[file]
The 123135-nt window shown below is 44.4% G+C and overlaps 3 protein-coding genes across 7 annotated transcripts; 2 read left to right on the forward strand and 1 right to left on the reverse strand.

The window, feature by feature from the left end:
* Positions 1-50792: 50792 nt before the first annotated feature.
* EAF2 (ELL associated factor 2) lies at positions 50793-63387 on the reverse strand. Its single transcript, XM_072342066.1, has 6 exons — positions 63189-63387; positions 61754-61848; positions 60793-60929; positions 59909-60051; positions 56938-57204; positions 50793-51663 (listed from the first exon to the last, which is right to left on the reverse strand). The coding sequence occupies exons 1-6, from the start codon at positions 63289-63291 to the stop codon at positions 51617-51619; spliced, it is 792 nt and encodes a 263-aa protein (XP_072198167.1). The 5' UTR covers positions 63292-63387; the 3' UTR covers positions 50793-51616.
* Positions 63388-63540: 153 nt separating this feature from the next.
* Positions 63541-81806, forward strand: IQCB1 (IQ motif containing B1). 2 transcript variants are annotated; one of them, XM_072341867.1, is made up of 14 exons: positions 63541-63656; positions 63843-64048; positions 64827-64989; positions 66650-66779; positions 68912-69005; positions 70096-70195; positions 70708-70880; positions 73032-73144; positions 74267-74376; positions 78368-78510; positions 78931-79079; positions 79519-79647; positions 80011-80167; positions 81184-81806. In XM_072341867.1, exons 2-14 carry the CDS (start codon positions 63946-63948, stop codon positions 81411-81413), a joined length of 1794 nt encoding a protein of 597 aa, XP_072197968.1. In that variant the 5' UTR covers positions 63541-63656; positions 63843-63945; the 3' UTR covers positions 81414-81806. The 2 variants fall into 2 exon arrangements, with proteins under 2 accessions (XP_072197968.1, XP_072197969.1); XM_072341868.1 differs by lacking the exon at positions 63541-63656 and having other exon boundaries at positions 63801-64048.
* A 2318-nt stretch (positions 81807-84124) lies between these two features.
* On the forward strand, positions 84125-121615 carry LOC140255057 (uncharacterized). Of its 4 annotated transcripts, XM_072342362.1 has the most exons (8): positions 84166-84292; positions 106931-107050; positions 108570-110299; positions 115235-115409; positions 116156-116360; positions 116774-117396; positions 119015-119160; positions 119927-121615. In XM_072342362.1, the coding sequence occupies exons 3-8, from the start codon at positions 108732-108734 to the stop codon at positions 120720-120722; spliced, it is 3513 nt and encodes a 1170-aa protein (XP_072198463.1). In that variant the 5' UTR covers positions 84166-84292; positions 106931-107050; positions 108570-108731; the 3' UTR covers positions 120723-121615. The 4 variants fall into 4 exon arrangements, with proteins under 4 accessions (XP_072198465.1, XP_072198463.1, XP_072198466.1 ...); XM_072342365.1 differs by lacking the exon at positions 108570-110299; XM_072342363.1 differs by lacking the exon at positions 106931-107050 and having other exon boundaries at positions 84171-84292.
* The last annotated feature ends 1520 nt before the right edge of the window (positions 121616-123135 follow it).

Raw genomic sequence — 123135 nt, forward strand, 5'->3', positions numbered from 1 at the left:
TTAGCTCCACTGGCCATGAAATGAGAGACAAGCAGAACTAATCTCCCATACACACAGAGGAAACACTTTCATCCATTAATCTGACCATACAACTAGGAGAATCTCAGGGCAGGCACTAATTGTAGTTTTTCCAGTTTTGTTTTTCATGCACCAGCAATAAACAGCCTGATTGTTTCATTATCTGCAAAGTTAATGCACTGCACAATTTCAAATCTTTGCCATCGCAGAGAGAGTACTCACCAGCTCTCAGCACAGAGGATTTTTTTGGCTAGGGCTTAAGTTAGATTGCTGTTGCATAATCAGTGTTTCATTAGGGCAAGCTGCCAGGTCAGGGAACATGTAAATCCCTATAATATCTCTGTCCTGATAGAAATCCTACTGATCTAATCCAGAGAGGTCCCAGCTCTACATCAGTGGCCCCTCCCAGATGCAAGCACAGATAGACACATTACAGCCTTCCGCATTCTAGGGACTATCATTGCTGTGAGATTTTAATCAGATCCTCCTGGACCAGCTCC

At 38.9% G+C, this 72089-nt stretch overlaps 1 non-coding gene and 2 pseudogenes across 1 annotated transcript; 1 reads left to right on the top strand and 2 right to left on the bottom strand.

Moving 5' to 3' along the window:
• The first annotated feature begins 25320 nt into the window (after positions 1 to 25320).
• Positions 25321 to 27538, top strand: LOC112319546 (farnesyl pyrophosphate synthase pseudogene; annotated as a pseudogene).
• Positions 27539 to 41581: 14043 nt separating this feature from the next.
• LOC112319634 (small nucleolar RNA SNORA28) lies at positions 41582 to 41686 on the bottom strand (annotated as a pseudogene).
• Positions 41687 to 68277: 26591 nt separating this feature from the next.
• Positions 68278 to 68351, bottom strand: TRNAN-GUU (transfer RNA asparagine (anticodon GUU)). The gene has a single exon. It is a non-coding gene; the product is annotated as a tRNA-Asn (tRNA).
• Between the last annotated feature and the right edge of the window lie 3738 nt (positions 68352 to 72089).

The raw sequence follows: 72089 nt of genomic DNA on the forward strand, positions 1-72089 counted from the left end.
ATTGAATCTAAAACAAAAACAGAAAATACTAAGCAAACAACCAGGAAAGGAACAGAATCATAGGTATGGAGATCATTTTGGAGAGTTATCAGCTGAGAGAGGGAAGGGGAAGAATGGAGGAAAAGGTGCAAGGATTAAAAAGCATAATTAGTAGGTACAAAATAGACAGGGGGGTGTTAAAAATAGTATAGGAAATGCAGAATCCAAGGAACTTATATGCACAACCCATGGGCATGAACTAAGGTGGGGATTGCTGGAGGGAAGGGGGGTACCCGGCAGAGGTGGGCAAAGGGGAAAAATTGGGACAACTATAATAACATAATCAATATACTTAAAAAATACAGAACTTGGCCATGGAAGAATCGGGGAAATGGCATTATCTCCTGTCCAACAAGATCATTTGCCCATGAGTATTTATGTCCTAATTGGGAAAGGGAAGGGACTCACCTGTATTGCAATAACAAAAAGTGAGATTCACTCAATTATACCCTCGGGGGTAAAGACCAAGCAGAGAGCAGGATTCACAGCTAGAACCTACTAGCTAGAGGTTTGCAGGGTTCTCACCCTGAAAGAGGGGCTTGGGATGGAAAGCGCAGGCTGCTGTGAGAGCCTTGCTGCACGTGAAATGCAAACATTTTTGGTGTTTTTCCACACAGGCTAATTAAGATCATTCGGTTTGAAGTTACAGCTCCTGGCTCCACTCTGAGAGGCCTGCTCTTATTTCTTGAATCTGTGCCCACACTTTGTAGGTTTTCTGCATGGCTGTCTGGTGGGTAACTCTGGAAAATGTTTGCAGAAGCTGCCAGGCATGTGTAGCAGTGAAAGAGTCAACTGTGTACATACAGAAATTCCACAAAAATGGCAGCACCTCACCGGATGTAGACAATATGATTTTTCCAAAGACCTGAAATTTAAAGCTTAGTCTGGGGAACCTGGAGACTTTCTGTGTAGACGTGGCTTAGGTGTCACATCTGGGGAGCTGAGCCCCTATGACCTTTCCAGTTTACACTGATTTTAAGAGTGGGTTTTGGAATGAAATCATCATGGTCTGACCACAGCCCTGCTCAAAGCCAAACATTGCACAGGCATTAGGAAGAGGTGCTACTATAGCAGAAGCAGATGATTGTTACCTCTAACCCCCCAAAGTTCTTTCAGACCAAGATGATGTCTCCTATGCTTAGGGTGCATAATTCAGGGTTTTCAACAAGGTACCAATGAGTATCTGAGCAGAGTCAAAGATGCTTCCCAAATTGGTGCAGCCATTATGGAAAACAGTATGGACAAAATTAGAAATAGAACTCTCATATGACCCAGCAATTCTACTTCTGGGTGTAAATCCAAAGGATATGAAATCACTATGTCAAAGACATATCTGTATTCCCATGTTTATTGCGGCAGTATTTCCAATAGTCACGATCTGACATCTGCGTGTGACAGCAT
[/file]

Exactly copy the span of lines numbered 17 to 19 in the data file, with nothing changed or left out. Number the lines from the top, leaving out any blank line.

• LOC112319634 (small nucleolar RNA SNORA28) lies at positions 41582 to 41686 on the bottom strand (annotated as a pseudogene).
• Positions 41687 to 68277: 26591 nt separating this feature from the next.
• Positions 68278 to 68351, bottom strand: TRNAN-GUU (transfer RNA asparagine (anticodon GUU)). The gene has a single exon. It is a non-coding gene; the product is annotated as a tRNA-Asn (tRNA).